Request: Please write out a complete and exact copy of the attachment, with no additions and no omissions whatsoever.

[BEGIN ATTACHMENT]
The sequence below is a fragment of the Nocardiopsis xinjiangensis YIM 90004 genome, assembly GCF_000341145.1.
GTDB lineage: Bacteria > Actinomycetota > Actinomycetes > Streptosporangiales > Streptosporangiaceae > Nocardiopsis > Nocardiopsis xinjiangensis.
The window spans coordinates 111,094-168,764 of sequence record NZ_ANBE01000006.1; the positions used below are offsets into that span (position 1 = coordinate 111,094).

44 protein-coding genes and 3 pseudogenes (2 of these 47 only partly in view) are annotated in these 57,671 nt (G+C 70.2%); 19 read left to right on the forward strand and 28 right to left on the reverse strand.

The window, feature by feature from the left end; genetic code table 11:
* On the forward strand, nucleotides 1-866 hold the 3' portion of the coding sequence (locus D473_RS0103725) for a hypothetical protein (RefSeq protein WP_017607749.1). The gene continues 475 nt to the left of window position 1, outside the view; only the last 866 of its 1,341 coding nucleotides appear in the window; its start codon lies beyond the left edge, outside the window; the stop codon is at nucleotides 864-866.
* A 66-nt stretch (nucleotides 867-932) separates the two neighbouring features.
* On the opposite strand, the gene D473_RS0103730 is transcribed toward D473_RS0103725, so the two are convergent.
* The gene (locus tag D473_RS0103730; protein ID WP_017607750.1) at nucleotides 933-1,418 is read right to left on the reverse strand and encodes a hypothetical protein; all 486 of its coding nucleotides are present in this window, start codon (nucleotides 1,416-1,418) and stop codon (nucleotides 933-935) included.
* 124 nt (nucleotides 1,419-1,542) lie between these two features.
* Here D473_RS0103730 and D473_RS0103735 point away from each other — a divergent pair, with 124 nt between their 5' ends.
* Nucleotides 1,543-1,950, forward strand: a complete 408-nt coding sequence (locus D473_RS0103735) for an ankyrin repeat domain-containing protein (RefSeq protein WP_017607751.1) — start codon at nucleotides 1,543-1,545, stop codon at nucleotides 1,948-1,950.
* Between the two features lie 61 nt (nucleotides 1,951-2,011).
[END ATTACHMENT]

The sequence below is a fragment of the Nocardiopsis xinjiangensis YIM 90004 genome, assembly GCF_000341145.1.
GTDB lineage: Bacteria > Actinomycetota > Actinomycetes > Streptosporangiales > Streptosporangiaceae > Nocardiopsis > Nocardiopsis xinjiangensis.
The window spans coordinates 111,094-168,764 of sequence record NZ_ANBE01000006.1; the positions used below are offsets into that span (position 1 = coordinate 111,094).

44 protein-coding genes and 3 pseudogenes (2 of these 47 only partly in view) are annotated in these 57,671 nt (G+C 70.2%); 19 read left to right on the forward strand and 28 right to left on the reverse strand.

The window, feature by feature from the left end; genetic code table 11:
* On the forward strand, nucleotides 1-866 hold the 3' portion of the coding sequence (locus D473_RS0103725) for a hypothetical protein (RefSeq protein WP_017607749.1). The gene continues 475 nt to the left of window position 1, outside the view; only the last 866 of its 1,341 coding nucleotides appear in the window; its start codon lies beyond the left edge, outside the window; the stop codon is at nucleotides 864-866.
* A 66-nt stretch (nucleotides 867-932) separates the two neighbouring features.
* On the opposite strand, the gene D473_RS0103730 is transcribed toward D473_RS0103725, so the two are convergent.
* The gene (locus tag D473_RS0103730; protein ID WP_017607750.1) at nucleotides 933-1,418 is read right to left on the reverse strand and encodes a hypothetical protein; all 486 of its coding nucleotides are present in this window, start codon (nucleotides 1,416-1,418) and stop codon (nucleotides 933-935) included.
* 124 nt (nucleotides 1,419-1,542) lie between these two features.
* Here D473_RS0103730 and D473_RS0103735 point away from each other — a divergent pair, with 124 nt between their 5' ends.
* Nucleotides 1,543-1,950, forward strand: a complete 408-nt coding sequence (locus D473_RS0103735) for an ankyrin repeat domain-containing protein (RefSeq protein WP_017607751.1) — start codon at nucleotides 1,543-1,545, stop codon at nucleotides 1,948-1,950.
* Between the two features lie 61 nt (nucleotides 1,951-2,011).